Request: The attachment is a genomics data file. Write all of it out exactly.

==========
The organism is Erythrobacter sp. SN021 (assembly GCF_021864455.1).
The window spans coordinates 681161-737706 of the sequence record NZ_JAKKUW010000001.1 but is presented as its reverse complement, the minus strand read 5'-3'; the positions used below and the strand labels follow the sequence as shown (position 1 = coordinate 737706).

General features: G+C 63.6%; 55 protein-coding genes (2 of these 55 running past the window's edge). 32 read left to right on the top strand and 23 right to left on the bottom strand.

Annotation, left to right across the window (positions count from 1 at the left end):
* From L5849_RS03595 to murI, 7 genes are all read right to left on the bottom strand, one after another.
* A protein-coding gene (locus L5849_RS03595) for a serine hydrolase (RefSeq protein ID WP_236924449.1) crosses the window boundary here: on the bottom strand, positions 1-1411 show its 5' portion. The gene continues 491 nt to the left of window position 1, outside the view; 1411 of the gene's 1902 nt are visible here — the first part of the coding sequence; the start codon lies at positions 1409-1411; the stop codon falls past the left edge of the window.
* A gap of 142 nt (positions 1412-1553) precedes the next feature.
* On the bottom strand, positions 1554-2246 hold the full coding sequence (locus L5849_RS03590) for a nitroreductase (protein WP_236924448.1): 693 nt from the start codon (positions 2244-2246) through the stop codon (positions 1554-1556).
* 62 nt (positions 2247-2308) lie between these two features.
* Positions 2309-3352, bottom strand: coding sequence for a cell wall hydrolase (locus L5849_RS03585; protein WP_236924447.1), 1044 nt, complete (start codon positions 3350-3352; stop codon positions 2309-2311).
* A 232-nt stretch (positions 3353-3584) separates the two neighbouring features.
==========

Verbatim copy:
The organism is Erythrobacter sp. SN021 (assembly GCF_021864455.1).
The window spans coordinates 681161-737706 of the sequence record NZ_JAKKUW010000001.1 but is presented as its reverse complement, the minus strand read 5'-3'; the positions used below and the strand labels follow the sequence as shown (position 1 = coordinate 737706).

General features: G+C 63.6%; 55 protein-coding genes (2 of these 55 running past the window's edge). 32 read left to right on the top strand and 23 right to left on the bottom strand.

Annotation, left to right across the window (positions count from 1 at the left end):
* From L5849_RS03595 to murI, 7 genes are all read right to left on the bottom strand, one after another.
* A protein-coding gene (locus L5849_RS03595) for a serine hydrolase (RefSeq protein ID WP_236924449.1) crosses the window boundary here: on the bottom strand, positions 1-1411 show its 5' portion. The gene continues 491 nt to the left of window position 1, outside the view; 1411 of the gene's 1902 nt are visible here — the first part of the coding sequence; the start codon lies at positions 1409-1411; the stop codon falls past the left edge of the window.
* A gap of 142 nt (positions 1412-1553) precedes the next feature.
* On the bottom strand, positions 1554-2246 hold the full coding sequence (locus L5849_RS03590) for a nitroreductase (protein WP_236924448.1): 693 nt from the start codon (positions 2244-2246) through the stop codon (positions 1554-1556).
* 62 nt (positions 2247-2308) lie between these two features.
* Positions 2309-3352, bottom strand: coding sequence for a cell wall hydrolase (locus L5849_RS03585; protein WP_236924447.1), 1044 nt, complete (start codon positions 3350-3352; stop codon positions 2309-2311).
* A 232-nt stretch (positions 3353-3584) separates the two neighbouring features.